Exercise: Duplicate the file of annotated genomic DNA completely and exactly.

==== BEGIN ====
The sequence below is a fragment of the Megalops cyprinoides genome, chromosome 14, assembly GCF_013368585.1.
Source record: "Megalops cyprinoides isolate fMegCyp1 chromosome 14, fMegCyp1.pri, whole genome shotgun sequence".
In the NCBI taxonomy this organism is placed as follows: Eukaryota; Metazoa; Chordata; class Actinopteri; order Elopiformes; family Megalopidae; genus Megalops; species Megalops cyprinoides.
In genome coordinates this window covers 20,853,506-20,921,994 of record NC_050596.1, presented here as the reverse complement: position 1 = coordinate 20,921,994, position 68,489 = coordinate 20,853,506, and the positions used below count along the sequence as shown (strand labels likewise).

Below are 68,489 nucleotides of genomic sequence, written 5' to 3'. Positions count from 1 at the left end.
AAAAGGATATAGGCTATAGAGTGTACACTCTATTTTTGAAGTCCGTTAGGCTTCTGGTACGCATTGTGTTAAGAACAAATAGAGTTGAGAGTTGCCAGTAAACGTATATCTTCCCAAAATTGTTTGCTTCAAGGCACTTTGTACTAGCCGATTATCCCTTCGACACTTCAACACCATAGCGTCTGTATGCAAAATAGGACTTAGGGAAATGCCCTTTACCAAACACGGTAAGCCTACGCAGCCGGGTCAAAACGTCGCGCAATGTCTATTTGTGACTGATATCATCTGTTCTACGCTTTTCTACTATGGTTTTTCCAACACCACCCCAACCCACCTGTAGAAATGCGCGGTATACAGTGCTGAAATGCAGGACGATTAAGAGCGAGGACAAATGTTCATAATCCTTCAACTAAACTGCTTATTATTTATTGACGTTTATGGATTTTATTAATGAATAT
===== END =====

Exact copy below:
The sequence below is a fragment of the Megalops cyprinoides genome, chromosome 14, assembly GCF_013368585.1.
Source record: "Megalops cyprinoides isolate fMegCyp1 chromosome 14, fMegCyp1.pri, whole genome shotgun sequence".
In the NCBI taxonomy this organism is placed as follows: Eukaryota; Metazoa; Chordata; class Actinopteri; order Elopiformes; family Megalopidae; genus Megalops; species Megalops cyprinoides.
In genome coordinates this window covers 20,853,506-20,921,994 of record NC_050596.1, presented here as the reverse complement: position 1 = coordinate 20,921,994, position 68,489 = coordinate 20,853,506, and the positions used below count along the sequence as shown (strand labels likewise).

Below are 68,489 nucleotides of genomic sequence, written 5' to 3'. Positions count from 1 at the left end.
AAAAGGATATAGGCTATAGAGTGTACACTCTATTTTTGAAGTCCGTTAGGCTTCTGGTACGCATTGTGTTAAGAACAAATAGAGTTGAGAGTTGCCAGTAAACGTATATCTTCCCAAAATTGTTTGCTTCAAGGCACTTTGTACTAGCCGATTATCCCTTCGACACTTCAACACCATAGCGTCTGTATGCAAAATAGGACTTAGGGAAATGCCCTTTACCAAACACGGTAAGCCTACGCAGCCGGGTCAAAACGTCGCGCAATGTCTATTTGTGACTGATATCATCTGTTCTACGCTTTTCTACTATGGTTTTTCCAACACCACCCCAACCCACCTGTAGAAATGCGCGGTATACAGTGCTGAAATGCAGGACGATTAAGAGCGAGGACAAATGTTCATAATCCTTCAACTAAACTGCTTATTATTTATTGACGTTTATGGATTTTATTAATGAATAT